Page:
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News Alert

Top experts guide international effort in rare diseases research

Brussels, 29 February 2012

Chaired by the European Commission, the Executive Committee of the International Rare Diseases Research Consortium (IRDiRC) appointed today 31 class-leading experts to help guide its members' future research efforts. This brings IRDiRC one step closer to the initiative's objective of developing 200 new therapies for rare diseases and to be able to diagnose most of the currently known 6-8000 rare diseases by the year 2020.

The experts appointed today come from various fields including patients' organisations, academia and industry. They will serve on 3 scientific committees to advise the IRDiRC members on how to maximise the benefits of their investments in rare diseases research. Their recommendations will be crucial for the success of the initiative and ensure a better return on investment for the participating organisations.

Europe has taken a leading role in IRDiRC, the biggest collective rare diseases research effort world-wide. The initiative is a sign of hope for the 30 million Europeans who are affected by a rare disease and who all too often struggle to get medical attention and help they desperately need. For the European Union, being able to share resources and expertise with other organisations from around the world under the IRDiRC umbrella will add significant value to Europe's 430 million EUR investment in collaborative rare diseases research.


Rare diseases
A disease or disorder is defined as rare in Europe when it affects not more than 1 in every 2000 persons. Yet, because there are so many different rare diseases – between 6000 and 8000 – taken altogether they affect a significant share of the population. In the EU, as many as 30 million people suffer from a rare disease, many of them are children.

Most rare diseases have genetic origins whilst others are the result of infections, allergies and environmental causes. They are usually chronically debilitating or even life-threatening.

Pooling of efforts and creating synergies is a real success factor for rare diseases research, where resources are scarce and the relatively low number of patients in each Member State makes it difficult to gather enough knowledge and expertise in a specific disease to see a real impact. This lack of knowledge also makes it difficult for doctors to diagnose and identify the best treatment for rare diseases.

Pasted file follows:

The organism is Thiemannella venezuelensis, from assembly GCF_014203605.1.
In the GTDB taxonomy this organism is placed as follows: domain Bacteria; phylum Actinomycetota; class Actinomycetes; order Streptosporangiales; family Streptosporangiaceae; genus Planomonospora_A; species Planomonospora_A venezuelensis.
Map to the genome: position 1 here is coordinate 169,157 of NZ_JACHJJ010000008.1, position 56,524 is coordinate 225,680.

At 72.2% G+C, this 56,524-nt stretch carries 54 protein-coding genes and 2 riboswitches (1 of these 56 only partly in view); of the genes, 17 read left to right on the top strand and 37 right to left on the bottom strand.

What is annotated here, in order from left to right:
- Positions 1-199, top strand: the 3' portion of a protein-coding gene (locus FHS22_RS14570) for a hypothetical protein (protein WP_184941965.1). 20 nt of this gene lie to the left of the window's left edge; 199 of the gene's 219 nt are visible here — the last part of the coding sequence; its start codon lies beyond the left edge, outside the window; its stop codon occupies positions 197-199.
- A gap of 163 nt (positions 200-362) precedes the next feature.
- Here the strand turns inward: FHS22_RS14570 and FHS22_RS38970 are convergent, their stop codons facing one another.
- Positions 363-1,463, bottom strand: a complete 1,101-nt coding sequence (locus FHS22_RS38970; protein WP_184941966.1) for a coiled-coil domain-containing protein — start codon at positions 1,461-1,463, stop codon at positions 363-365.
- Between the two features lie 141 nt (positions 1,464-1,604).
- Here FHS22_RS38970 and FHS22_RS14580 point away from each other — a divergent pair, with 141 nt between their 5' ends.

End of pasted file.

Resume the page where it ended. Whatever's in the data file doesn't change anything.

Research on rare diseases presents remarkable interest for other health sectors: rare diseases can serve as models to better understand more common diseases. And overcoming the many hurdles to investigating rare diseases can help improve health research in other areas e.g. by developing models for personalised medicine approaches.

International Rare Diseases Research Consortium (IRDiRC)
The European Commission and the US National Institutes of Health launched this initiative in spring 2011.

It brings together organisations ready to invest, over a 5-year period, more than $10 million US dollar (7.6 million EUR) into research which contributes to its objectives.
The European Union will invest over 430 EUR million into this research area through the so-called Cooperation Programme, the part of FP7 dedicated to collaborative research, under the 'health' theme.

IRDiRC is picking up speed and growing rapidly. 23 organisations from Europe, North America and Australia are already part of it. More organisations from across the globe are expected to join the initiative.

The consortium will also rely on the collaboration with researchers, patients groups, industry associations and regulatory bodies.

More information


Michael Jennings  (+32 2 296 33 88)
Monika Wcislo  (+32 2 298 65 95)

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